ida-poster-334-bIda is one of those extremely beautiful but ultimately depressing films. It is the story of an 18-year-old Polish orphan who was brought up by nuns and is about to take her vows, but first she has to visit an Aunt she knew nothing about, because her Mother Superior insists they meet before deciding on her future. The film is mostly her road trip with this aunt named Wanda to discover who she is and what happened to her family during World War II. It is also her first taste of the outside world, with the sad, alcoholic aunt as her tour guide.

It is the 1960s, and Poland is not all that far removed from World War II. The young nun named Anna discovers that her family were Jews, and her name was Ida. And that her parents were murdered during the Nazi occupation and lay buried somewhere in the woods. Together the women are going to find them. While Anna has her faith to keep her secure, Wanda has a much harder time reliving the horrors that were perpetrated on her family and is the antithesis of her chaste, good nun niece. It is hard to know what Anna thinks and feels about what is happening around her, and there are definitely aspects of the world her Aunt shows her that are intriguing for her, particularly a handsome young jazz musician they pick up hitchhiking.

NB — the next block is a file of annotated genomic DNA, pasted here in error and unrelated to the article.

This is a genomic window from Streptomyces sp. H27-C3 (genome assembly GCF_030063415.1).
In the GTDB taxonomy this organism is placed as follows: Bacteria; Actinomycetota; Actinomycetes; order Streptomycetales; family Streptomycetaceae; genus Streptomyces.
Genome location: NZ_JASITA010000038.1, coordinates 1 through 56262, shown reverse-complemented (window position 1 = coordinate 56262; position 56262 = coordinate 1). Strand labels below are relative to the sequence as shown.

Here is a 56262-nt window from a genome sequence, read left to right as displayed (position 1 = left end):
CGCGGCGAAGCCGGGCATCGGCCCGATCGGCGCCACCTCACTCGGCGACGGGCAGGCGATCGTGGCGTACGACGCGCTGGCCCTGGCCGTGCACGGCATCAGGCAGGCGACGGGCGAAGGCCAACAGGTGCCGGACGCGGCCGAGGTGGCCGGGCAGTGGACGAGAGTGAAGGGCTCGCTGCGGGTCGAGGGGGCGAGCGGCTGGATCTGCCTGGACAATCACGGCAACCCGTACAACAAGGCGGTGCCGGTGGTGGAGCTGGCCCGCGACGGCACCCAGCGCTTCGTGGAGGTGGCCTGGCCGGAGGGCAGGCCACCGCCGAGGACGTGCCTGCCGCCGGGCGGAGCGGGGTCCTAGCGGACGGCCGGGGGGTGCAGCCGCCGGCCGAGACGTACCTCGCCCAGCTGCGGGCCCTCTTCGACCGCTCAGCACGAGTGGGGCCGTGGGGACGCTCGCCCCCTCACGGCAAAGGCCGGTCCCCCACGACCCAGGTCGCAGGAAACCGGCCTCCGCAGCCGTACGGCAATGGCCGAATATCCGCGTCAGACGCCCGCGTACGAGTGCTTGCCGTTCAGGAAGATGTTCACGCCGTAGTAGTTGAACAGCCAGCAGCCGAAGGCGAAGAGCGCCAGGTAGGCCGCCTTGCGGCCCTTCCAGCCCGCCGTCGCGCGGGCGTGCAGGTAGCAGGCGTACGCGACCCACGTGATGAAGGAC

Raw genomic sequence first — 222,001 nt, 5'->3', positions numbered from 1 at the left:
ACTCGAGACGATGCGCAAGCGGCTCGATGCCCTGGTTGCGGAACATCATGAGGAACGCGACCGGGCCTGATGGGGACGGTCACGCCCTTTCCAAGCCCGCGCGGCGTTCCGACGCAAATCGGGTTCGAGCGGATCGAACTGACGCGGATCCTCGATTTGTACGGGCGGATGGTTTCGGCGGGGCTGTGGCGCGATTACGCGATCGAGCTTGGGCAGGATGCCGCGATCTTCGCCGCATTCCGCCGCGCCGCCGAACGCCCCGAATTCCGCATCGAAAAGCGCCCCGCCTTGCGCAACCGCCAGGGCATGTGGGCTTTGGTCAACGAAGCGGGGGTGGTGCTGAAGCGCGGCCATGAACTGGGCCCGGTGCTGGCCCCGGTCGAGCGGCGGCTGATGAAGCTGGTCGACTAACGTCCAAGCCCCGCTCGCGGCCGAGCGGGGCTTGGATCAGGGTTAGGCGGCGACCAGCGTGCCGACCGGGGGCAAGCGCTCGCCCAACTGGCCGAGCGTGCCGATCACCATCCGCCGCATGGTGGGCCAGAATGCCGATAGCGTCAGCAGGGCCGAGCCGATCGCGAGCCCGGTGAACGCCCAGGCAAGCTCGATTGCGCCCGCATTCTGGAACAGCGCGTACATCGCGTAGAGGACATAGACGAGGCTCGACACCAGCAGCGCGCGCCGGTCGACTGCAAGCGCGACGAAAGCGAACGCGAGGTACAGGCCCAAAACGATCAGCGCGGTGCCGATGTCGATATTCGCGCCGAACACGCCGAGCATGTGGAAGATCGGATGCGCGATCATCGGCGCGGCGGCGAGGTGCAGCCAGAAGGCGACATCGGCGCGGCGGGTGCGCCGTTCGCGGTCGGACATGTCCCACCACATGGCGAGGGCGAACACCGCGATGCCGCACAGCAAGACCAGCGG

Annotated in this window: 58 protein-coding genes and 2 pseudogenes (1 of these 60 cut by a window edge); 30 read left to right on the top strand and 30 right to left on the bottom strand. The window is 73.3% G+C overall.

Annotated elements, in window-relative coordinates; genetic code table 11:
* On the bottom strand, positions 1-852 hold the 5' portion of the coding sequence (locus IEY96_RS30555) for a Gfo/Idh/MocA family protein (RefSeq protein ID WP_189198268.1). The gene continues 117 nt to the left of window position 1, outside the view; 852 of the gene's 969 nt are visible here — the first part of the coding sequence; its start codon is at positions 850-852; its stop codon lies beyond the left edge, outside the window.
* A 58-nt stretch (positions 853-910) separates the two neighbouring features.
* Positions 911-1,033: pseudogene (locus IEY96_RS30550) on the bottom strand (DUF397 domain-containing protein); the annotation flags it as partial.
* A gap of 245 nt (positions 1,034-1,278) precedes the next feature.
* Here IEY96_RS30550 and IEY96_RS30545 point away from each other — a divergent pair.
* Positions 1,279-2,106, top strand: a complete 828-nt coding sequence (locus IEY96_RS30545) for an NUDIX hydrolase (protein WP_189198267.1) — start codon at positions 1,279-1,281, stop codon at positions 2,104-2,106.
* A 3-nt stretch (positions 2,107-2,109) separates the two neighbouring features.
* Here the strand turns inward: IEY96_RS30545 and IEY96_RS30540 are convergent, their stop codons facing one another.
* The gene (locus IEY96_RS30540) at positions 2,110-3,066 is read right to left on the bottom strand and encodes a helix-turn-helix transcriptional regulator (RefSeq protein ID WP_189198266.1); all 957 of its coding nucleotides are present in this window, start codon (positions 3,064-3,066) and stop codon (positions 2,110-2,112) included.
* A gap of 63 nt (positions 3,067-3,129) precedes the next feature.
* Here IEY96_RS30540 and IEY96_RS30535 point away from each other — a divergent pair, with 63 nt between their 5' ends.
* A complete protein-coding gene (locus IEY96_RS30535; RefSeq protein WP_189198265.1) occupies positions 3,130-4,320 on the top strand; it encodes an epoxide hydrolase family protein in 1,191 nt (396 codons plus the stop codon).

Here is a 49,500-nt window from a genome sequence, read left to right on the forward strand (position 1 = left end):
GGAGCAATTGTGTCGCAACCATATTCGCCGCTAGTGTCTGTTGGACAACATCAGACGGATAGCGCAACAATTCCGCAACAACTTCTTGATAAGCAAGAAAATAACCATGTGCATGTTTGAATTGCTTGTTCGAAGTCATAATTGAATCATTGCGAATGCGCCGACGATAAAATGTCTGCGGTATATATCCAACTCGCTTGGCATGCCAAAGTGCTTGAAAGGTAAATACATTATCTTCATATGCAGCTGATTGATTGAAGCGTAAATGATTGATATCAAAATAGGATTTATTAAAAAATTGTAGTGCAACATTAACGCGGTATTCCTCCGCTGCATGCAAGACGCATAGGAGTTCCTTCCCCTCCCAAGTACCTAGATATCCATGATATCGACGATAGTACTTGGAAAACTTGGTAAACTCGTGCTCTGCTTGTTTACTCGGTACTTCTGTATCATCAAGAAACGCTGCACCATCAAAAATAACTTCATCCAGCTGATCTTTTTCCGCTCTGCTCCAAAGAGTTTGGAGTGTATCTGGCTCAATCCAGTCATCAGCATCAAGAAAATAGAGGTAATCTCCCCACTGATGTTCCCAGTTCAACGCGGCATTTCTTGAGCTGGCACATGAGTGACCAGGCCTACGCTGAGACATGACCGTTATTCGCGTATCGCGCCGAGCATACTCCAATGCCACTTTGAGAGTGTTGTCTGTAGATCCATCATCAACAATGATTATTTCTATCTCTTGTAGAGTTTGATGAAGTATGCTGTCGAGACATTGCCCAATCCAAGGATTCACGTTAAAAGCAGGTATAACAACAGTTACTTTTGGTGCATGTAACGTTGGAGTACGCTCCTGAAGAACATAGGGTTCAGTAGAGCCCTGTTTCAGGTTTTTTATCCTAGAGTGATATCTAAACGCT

Ida_-_2_610_407shar_s_c1The central question in Ida is what will Anna do with the newfound knowledge of her family history and the wider world outside the convent walls. It is shot in some of the most gorgeous black and white I’ve seen in a long time. Every frame could be a still in a gallery, which is both fabulous and at times takes you out of the film. I would recommend this to foreign film lovers and photographers. It is not for the mainstream crowd. You must be willing to watch a film with subtitles, but at 80 minutes, the pacing is pretty tight, and it really does fly by.

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